Around midnight, Catherine gave birth to a daughter (also named Catherine––she is Catherine Linton, the teenage girl Lockwood saw at Wuthering Heights). Catherine Earnshaw died two hours later without recovering consciousness. No one cared for the infant at first, and Ellen wished it had been a boy: with no son, Edgar's heir was Isabella, Heathcliff's wife. Catherine's corpse looked peaceful and beautiful, and Ellen decided that she had found heaven at last.
She went outside to tell Heathcliff and found him leaning motionless against an ash tree. He knew Catherine was dead, and asked Ellen how it had happened, attempting to conceal his anguish. Ellen was not fooled, and told him that Cahterine had died peacefully, like a girl falling asleep. Heathcliff cursed Catherine and begged her to haunt him so he would not be left in "this abyss, where I cannot find you!... I cannot live without my soul!" (169) He dashed his head against the tree and howled "like a savage beast getting goaded to death with knives and spears." Ellen was appalled.
On Tuesday, when Catherine's body was still lying in the Grange, strewn with flowers, Heathcliff took advantage of Edgar's short absence from the bedchamber to see her again, and to replace Edgar's hair in Catherine's locket with some of his own. Ellen noticed the change, and enclosed both locks of hair together.
Catherine was buried on Friday in a green slope in a corner of the kirkyard, where, Ellen said, her husband now lies as well.
The question of what happens after death is important in this chapter and throughout the novel, though no firm answer is ever given. Ellen is fairly sure Catherine went to heaven, "where life is boundless in its duration, and love in its sympathy, and joy in its fullness" (167) But Heathcliff cannot conceive of Catherine finding peace when they are still separated, or of his living without her. In the chapter before, Catherine said: "I'm wearying to escape into that glorious world, and to be always there; not seeing it dimly through tears, and yearning for it through the walls of an aching heart, but really with it, and in it" (162). It is as though she had in mind a heaven that was like the moors in every way but the constraints of physicality: the spirit of natural freedom.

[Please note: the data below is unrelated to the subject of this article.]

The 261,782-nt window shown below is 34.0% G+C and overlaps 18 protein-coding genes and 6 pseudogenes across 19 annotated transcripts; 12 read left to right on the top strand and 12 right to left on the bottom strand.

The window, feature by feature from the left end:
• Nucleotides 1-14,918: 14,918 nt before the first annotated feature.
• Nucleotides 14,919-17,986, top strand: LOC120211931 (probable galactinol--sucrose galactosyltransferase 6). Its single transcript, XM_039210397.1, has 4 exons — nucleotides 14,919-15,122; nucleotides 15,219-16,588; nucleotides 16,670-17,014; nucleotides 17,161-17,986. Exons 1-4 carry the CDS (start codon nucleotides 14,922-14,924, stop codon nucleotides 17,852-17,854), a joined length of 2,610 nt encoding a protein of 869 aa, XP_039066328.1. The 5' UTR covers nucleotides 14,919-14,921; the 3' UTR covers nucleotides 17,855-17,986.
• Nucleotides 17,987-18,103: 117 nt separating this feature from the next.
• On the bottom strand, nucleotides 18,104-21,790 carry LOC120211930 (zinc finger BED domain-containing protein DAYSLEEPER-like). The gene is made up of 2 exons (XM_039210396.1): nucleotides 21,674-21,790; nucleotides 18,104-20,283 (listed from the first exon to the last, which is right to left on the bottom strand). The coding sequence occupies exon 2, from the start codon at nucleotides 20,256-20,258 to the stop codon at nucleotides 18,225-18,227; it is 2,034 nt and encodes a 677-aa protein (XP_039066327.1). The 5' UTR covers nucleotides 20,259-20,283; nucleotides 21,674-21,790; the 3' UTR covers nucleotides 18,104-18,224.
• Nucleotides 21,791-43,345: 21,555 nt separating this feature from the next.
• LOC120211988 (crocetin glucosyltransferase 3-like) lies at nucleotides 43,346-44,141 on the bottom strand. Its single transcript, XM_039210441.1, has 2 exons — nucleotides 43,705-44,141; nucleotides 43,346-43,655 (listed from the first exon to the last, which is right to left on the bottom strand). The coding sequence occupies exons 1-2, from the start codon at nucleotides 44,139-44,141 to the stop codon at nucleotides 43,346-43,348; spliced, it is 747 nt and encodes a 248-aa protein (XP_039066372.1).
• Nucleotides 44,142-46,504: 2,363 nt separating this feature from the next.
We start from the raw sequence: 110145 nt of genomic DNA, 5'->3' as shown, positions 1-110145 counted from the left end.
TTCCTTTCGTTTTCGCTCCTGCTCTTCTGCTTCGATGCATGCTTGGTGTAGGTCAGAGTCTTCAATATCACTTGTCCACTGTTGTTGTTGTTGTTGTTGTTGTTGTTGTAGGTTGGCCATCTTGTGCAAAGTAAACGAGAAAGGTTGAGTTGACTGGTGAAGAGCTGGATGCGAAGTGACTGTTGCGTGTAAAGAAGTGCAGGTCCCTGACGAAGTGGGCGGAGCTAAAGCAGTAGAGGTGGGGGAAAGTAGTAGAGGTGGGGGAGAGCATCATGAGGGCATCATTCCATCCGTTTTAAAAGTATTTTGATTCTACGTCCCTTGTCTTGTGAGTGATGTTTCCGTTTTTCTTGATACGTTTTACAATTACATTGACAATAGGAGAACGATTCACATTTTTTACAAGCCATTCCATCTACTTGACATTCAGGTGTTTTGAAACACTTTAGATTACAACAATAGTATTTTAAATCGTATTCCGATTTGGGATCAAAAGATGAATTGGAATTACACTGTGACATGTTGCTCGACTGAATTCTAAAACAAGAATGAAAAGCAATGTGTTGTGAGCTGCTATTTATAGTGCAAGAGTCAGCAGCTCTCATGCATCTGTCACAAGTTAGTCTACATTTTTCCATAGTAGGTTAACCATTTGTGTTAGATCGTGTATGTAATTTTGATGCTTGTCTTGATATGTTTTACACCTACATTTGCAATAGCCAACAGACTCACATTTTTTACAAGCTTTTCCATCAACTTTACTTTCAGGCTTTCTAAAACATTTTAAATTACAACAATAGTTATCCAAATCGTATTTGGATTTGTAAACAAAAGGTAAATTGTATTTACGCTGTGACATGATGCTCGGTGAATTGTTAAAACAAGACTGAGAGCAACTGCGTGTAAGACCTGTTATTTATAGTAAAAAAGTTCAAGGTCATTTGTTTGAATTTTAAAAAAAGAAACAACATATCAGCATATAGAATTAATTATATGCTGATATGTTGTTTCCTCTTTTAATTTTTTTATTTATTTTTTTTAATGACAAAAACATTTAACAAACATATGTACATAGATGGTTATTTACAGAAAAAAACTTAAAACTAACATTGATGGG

Another interesting question that comes up in this chapter is that of the value of self-control and reserve: Heathcliff tries to conceal his weakness and grief, holding "a silent combat with his inward agony" (168), but Ellen considers it to be worse than useless, since he only tempts God to wring his "heart and nerves." Yet we know that Emily Brontë herself was incredibly self-disciplined, refusing to alter her everyday life even when suffering a mortal illness.
The next day, while Ellen was rocking baby Catherine, Isabella came in laughing giddily. Isabella was pale, her face was cut, and her thin silk dress was torn by briars. She asked Ellen to call a carriage for the nearest town, Gimmerton, since she was escaping from her husband, and to have a maid get some clothes ready. Then she allowed Ellen to give her dry clothes and bind up the wound. Isabella tried to destroy her wedding ring by throwing it in the fire, and told Ellen what had happened to her in the last few days.
Isabella said that she hated Heathcliff so much that she could feel no compassion for him even when he was in agony following Catherine's death. He hadn't eaten for days, and spent his time at Wuthering Heights in his room, "praying like a methodist; only the deity he implored was senseless dust and ashes" (175). The evening before, Isabella sat reading while Hindley drank morosely. When they heard Heathcliff returning from his watch over Catherine's grave, Hindley warned Isabella of his plan to lock Heathcliff out, and try to kill him with his bladed pistol if he came in. Isabella would have liked Heathcliff to die, but refused to help in the scheme, so when Heathcliff knocked she refused to let him in, saying: "If I were you, I'd go stretch myself over her grave, and die like a faithful dog... The world is not worth living in now, is it?" (178) Hindley went to the window to kill Heathcliff, but the latter grabbed the weapon so the blade shut on Hindley's wrist; then he forced his way in. He kicked and trampled Hindley, who had fainted from the loss of blood, then roughly bound up the wound, and told Joseph and Isabella to clean up the blood.